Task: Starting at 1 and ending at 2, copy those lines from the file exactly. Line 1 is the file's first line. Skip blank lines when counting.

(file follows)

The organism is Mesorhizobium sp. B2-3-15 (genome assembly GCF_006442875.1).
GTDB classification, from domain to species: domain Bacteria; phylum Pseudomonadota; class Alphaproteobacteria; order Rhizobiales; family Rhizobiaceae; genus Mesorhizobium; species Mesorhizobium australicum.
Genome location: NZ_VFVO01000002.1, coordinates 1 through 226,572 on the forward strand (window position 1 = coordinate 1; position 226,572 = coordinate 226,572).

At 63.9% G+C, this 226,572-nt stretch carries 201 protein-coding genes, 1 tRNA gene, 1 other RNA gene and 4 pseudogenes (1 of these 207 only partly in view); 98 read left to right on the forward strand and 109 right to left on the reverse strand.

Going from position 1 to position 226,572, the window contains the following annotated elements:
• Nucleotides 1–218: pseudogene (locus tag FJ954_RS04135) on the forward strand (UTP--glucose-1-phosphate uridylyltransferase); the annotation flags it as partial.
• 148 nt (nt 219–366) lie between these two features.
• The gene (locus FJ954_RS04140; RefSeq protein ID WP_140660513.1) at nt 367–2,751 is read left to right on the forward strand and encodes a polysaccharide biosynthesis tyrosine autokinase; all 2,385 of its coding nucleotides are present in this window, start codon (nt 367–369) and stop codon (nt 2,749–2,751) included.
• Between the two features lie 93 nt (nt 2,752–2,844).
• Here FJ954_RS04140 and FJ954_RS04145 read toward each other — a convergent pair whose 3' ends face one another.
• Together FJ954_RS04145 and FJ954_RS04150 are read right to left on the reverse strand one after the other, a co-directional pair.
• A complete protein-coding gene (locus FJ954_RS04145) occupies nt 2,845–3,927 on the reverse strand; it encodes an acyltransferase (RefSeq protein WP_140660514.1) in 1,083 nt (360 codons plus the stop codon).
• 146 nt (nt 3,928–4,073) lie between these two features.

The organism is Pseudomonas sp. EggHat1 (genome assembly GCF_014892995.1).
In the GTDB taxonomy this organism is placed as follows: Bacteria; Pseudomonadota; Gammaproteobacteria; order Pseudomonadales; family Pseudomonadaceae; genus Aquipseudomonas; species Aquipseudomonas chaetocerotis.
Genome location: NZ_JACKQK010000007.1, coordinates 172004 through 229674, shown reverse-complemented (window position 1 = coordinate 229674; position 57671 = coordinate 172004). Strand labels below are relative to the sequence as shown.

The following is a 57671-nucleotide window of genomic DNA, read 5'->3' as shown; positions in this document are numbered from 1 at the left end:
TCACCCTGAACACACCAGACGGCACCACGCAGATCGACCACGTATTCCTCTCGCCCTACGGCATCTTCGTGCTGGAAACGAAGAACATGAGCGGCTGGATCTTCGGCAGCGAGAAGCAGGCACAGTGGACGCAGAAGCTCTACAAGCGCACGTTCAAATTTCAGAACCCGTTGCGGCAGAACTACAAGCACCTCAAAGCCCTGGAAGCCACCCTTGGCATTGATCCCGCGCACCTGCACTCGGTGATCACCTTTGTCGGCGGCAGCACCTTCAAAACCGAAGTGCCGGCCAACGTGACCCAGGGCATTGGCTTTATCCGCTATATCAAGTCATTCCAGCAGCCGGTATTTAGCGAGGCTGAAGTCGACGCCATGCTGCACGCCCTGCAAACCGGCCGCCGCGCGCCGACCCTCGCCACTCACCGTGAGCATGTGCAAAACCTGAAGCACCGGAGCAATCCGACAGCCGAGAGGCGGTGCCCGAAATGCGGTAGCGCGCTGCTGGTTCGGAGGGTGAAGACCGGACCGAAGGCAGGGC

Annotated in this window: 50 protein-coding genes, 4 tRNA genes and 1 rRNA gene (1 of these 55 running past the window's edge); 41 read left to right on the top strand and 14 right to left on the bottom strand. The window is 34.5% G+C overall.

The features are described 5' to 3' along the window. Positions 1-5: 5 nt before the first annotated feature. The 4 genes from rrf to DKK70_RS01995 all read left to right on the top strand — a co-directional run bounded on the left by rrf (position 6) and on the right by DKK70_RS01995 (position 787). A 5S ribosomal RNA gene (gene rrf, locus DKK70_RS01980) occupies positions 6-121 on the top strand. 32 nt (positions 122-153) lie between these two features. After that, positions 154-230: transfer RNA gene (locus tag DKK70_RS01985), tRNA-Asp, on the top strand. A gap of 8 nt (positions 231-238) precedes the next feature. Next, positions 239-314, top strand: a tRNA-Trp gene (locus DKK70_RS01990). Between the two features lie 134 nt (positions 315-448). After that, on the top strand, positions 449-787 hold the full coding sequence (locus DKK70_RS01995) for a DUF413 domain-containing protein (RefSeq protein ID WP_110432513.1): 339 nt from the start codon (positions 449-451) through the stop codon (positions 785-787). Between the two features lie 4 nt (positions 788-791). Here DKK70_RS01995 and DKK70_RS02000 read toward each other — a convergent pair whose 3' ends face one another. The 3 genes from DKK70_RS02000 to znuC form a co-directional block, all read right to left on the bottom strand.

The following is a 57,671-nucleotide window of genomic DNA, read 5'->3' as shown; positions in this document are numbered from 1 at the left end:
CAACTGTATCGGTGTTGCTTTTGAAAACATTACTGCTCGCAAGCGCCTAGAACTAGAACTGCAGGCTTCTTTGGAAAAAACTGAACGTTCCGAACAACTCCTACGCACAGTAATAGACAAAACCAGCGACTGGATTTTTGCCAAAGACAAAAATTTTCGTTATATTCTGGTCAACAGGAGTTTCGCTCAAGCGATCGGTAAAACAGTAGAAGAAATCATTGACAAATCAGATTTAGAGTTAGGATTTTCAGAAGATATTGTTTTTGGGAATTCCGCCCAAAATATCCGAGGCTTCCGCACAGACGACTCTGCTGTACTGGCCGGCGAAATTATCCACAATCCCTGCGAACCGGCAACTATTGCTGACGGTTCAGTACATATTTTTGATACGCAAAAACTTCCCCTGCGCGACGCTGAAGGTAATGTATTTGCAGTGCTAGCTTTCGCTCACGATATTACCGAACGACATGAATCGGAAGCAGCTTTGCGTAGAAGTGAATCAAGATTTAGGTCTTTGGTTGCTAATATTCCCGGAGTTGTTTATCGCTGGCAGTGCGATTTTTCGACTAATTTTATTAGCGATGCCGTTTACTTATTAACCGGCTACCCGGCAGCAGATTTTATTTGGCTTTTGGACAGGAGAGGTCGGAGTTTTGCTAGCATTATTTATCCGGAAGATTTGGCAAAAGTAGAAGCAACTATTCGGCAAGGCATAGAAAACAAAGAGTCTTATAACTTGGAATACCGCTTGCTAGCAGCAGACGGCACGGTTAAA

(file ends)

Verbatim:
The organism is Mesorhizobium sp. B2-3-15 (genome assembly GCF_006442875.1).
GTDB classification, from domain to species: domain Bacteria; phylum Pseudomonadota; class Alphaproteobacteria; order Rhizobiales; family Rhizobiaceae; genus Mesorhizobium; species Mesorhizobium australicum.